Since the treats have no preservatives, she noted they do not last as long as store-bought treats — “a majority of them last about four weeks to a month, maybe longer even if you freeze them.
“But I just love all the decorating things,” Sturdevan added. “With the dog treats, I’m going to do dog birthday cakes. I remember my black Lab, when she was our only dog, she was invited to a friend’s dog’s birthday party … there’s a market for it. People love their dogs and want to celebrate them, too.”
The treats may be as simple as a small, bone-shaped treat, to more elaborate, decorated human-shaped ones such as s’mores, soft pretzels, mini donuts and pupcakes — cupcakes made with applesauce, flour and other ingredients.
“They’re all in the base of these crunchy dog treats but they’re in the shape of these people-looking foods,” Sturdevan said. “You can choose whether you want frosting on them or not.
“The frosting is dog safe. It’s actually made from yogurt chips that can be colored,” she added.
The treats also are safe for humans, she noted.
And, Sturdevan said, “I plan on doing treats for different holidays.”
She is selling them online through Etsy by visiting spoileddogpupcakery.com, which links customers to her Etsy page. She also plans to set up a booth at local events. For more information about the treats, call Sturdevan at 865-407-0665 from 9 a.m. to 5 p.m., Monday through Friday.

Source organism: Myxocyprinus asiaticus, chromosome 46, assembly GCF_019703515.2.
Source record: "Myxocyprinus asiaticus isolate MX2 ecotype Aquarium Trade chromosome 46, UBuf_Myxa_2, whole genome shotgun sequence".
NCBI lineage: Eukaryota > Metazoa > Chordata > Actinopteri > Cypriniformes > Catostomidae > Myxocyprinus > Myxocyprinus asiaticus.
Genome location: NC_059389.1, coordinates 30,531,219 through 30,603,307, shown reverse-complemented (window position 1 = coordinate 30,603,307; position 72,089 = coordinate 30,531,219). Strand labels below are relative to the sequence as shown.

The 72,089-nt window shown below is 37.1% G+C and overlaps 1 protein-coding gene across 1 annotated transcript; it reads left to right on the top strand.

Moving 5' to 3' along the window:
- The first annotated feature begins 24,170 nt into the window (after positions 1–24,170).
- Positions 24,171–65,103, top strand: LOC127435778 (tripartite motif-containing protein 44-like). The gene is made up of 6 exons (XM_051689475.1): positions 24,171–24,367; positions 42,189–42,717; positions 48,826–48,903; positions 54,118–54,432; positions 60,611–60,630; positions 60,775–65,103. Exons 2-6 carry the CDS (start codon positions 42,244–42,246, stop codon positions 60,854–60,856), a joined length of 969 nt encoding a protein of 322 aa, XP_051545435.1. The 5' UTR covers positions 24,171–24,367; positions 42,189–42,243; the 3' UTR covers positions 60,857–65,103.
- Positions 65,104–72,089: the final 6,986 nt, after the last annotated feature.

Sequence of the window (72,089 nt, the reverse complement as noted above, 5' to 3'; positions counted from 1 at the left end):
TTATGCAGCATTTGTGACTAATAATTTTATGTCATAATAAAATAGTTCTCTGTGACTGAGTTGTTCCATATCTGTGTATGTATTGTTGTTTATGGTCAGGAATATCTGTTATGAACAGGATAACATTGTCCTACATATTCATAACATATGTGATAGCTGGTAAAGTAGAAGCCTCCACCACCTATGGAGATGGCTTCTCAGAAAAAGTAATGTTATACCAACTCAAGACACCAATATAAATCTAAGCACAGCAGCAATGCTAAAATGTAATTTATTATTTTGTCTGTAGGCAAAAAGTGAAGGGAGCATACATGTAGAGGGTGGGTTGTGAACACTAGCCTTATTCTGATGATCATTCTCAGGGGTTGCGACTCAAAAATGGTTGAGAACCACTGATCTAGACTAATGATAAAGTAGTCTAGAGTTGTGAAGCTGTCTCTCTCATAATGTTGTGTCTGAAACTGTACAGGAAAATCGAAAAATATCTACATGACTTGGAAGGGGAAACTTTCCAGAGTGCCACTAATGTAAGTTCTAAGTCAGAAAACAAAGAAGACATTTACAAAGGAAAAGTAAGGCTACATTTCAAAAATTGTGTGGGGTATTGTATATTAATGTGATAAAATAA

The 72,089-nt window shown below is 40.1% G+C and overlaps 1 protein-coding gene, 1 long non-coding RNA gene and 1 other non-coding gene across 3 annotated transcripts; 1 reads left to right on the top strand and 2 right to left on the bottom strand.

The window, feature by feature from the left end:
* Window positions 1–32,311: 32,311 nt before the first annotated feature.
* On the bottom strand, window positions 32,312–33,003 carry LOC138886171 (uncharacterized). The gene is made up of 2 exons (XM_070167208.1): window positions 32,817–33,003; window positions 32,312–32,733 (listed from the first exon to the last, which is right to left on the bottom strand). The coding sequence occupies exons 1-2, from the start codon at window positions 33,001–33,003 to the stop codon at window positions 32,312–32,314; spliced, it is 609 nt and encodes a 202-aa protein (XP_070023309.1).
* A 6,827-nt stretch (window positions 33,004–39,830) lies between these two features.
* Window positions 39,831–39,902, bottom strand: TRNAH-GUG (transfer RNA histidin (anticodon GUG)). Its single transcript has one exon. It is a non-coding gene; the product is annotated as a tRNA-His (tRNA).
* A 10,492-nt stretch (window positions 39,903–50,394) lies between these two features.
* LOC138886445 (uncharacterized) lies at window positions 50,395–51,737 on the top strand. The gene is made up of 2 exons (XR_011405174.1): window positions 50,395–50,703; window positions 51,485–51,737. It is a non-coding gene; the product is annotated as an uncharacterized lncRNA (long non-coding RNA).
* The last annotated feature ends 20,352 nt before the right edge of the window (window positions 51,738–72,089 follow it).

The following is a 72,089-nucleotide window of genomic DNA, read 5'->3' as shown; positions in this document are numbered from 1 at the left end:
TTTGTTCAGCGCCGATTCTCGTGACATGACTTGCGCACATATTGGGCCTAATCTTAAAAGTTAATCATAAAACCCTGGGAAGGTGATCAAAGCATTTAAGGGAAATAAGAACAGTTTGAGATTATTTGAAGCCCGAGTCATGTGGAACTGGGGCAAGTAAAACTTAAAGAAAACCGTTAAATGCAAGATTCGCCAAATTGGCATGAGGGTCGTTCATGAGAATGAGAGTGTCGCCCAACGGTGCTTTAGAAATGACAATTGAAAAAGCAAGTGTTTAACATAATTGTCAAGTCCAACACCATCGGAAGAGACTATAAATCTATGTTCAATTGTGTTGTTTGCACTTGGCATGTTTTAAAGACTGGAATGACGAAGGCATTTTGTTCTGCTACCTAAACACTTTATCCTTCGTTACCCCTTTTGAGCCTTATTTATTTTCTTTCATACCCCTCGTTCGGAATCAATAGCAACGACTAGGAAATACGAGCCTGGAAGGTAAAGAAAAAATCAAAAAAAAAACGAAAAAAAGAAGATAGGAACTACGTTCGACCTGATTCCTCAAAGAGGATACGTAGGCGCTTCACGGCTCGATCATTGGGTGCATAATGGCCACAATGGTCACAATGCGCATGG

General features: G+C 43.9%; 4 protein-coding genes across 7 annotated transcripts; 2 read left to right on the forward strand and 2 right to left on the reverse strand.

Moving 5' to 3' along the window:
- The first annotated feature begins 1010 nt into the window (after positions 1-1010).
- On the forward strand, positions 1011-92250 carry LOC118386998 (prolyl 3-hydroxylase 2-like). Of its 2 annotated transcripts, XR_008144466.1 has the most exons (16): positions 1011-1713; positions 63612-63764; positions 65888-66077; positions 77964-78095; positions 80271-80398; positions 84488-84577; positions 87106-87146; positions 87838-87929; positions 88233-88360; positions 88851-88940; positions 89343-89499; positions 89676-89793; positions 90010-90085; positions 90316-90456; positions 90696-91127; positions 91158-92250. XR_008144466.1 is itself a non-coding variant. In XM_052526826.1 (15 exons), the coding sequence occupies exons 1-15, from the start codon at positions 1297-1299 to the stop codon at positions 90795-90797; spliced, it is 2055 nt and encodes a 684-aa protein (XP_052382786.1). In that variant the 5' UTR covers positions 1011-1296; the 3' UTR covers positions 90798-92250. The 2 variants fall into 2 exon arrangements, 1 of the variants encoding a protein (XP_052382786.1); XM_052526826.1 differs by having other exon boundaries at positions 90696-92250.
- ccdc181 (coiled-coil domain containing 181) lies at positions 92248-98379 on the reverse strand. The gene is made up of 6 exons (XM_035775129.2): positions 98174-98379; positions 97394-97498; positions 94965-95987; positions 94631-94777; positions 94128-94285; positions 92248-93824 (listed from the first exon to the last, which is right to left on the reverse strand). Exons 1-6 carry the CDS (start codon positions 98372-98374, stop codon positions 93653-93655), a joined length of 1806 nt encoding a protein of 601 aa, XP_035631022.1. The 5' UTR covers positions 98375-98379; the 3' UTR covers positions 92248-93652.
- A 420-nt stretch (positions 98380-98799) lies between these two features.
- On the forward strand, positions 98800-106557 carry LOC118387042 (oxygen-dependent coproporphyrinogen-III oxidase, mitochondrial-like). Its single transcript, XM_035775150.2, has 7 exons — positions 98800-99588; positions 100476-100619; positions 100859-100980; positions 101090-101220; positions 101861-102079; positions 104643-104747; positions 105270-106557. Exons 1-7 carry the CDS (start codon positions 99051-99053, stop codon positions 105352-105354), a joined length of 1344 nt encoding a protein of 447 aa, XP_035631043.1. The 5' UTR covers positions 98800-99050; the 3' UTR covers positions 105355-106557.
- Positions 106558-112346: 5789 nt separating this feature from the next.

“When you place an order, it’s going to be at least five to seven days until your order is ready to be shipped,” she said.
Sturdevan also is considering having pick-up service for local customers.
How it started
The idea for the business started with her own interest in baking, and was eventually inspired by her own three dogs — all now deceased.
“I would make treats for them, just randomly, not very often,” she said. “I bake cakes. I’ve done that for 12 years for friends and family.”
While adopting Barkley — a Red Merle Australian Shepherd also welcomed into the family by her husband, Danny — Sturdevan looked on the Internet and saw a site for how to start a dog treat business.
“I started researching about it, and it sort of clicked with me,” she said. “This whole course was about natural ingredients and doing things the right way.”
The treats are then sent to an agricultural facility to be tested and provide a guaranteed analysis “to let (customers) know it’s healthy for the dog,” Sturdevan added.